Nonwords and generalization in children with phonological disorders.

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Purpose: To evaluate the effects of using nonword (NW) stimuli in treatment of children with phonological disorders relative to real words (RWs). Methods: Production data from 60 children were examined retrospectively. Thirty of the participants were previously treated on sounds in error using NWs, and the other 30 had been treated using RWs. Generalization was the dependent variable, with measurement of accurate production of treated and untreated sounds immediately posttreatment and longitudinally following the withdrawal of treatment. Results: Under both stimulus conditions, and at both sampling points in time, there was greater generalization to treated sounds compared with untreated. NWs, as opposed to RWs, induced greater, more rapid systemwide generalization as a function of treatment. Children exposed to NWs sustained those levels of performance even after treatment was withdrawn. Children exposed to RWs eventually reached comparable levels of phonological generalization, but not until 55 days after the cessation of treatment. Conclusion: The findings support the ecological validity of NWs in phonological treatment. The differential results hint that NWs may benefit treatment efficacy and efficiency, but this remains to be determined through prospective study. Consideration is given to a potential theoretical account of the NW effects, with appeal to the literature on novel word learning.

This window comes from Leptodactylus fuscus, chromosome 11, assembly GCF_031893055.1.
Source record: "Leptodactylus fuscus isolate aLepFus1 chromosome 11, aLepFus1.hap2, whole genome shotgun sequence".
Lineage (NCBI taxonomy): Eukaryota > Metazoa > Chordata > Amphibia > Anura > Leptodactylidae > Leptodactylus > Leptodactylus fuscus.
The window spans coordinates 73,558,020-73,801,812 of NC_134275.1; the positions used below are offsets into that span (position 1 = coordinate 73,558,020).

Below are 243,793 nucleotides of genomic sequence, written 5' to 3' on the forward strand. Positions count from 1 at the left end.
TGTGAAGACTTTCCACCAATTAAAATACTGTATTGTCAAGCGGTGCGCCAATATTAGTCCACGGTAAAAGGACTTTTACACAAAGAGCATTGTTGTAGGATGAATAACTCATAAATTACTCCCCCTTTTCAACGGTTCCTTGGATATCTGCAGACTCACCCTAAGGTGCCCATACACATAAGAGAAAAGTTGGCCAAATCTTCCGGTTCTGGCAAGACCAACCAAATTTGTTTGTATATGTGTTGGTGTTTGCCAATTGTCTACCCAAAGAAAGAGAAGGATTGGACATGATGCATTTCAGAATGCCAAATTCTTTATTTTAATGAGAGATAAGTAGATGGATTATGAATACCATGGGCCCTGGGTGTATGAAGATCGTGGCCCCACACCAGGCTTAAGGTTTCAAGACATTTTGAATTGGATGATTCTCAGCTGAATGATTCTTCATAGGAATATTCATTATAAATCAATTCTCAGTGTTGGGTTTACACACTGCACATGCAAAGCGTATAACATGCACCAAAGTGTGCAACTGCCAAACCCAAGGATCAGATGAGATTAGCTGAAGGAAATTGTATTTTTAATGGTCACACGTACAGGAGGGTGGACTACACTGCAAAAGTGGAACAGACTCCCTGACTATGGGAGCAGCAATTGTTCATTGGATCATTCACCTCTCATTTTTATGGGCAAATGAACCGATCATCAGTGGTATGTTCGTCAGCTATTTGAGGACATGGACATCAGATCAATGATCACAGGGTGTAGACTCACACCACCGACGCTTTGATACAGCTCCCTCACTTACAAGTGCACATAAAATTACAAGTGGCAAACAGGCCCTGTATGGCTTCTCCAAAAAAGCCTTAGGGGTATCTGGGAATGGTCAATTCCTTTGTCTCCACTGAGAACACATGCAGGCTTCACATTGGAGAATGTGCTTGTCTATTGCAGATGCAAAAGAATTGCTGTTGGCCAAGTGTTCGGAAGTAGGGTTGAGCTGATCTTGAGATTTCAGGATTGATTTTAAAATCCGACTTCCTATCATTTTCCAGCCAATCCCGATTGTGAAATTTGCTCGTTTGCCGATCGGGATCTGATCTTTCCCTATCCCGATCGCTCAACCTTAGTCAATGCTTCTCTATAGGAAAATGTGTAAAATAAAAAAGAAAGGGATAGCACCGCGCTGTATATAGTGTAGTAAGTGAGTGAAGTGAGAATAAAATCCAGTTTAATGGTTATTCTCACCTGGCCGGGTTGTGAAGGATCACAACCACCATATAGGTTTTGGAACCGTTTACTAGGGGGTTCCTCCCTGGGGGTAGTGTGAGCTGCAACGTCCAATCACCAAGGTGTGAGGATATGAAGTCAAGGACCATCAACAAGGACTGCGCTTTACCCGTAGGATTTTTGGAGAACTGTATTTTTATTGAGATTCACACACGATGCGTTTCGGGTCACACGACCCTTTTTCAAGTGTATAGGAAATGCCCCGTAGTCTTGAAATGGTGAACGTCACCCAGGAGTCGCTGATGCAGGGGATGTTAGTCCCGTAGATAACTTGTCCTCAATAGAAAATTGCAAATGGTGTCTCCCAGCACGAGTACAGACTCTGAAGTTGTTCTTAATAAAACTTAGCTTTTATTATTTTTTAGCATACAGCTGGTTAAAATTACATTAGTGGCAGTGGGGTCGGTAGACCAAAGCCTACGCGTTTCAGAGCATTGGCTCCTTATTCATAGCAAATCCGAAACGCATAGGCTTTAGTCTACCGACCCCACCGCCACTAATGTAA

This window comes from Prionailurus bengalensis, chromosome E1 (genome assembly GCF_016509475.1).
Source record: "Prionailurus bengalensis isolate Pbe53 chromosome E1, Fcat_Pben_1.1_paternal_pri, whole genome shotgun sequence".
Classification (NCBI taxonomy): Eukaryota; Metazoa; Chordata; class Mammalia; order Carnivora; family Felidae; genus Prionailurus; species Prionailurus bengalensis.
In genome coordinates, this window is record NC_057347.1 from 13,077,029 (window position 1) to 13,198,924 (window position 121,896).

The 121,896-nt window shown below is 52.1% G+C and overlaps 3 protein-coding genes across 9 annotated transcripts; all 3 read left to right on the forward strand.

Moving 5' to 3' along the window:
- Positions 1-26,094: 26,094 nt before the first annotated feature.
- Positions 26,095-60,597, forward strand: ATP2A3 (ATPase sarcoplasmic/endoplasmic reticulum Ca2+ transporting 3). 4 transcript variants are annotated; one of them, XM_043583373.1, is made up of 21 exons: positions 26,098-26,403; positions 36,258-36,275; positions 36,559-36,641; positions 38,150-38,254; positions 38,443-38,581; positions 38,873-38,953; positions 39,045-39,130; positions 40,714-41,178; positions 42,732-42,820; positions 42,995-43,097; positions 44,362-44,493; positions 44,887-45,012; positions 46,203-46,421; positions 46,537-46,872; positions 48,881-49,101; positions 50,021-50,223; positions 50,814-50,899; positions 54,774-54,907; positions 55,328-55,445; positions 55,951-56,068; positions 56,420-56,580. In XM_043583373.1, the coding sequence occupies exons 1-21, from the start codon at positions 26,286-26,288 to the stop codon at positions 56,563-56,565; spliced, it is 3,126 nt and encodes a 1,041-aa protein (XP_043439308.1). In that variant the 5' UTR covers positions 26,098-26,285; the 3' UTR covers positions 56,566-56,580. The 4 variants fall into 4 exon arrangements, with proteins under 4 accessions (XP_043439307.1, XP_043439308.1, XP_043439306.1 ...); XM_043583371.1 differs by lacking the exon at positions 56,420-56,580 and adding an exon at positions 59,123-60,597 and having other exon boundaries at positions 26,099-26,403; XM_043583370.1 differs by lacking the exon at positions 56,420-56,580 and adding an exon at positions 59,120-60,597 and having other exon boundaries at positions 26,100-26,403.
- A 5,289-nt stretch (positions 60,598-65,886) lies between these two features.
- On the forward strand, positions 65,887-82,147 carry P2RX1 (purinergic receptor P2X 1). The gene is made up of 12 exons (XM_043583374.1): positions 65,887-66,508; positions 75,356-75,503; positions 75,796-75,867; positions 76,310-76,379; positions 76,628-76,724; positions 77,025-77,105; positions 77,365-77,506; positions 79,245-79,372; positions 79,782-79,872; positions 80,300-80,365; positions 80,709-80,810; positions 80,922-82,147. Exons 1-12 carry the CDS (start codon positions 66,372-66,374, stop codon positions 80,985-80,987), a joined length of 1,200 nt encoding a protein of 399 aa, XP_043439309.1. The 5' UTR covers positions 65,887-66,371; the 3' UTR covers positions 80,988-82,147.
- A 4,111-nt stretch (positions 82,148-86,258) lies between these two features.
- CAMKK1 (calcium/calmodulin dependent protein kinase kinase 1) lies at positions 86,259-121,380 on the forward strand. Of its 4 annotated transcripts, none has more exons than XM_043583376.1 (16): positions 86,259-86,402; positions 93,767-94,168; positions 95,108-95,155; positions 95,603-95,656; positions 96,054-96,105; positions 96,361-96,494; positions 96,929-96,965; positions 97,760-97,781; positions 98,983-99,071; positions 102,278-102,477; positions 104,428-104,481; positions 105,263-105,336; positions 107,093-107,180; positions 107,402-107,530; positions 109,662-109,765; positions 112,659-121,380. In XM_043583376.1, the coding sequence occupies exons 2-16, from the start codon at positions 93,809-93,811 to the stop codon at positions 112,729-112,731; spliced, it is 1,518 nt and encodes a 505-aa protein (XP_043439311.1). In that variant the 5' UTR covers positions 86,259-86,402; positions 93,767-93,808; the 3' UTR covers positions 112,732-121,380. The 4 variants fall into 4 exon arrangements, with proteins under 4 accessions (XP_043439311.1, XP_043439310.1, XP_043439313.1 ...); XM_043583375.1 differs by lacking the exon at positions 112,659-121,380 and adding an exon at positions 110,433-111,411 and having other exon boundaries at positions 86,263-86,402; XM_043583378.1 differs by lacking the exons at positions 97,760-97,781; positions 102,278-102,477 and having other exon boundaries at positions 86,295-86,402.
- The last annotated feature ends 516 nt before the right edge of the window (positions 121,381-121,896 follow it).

phonology, child phonology, clinical phonology, phonological disorders in children, phonological treatment, Learnability Project, language acquisition
Gierut, J. A., Morrisette, M. L., & Ziemer, S. M. (2010). Nonwords and generalization in children with phonological disorders. American Journal of Speech-Language Pathology, 19, 167-177. PMCID: PMC3281489
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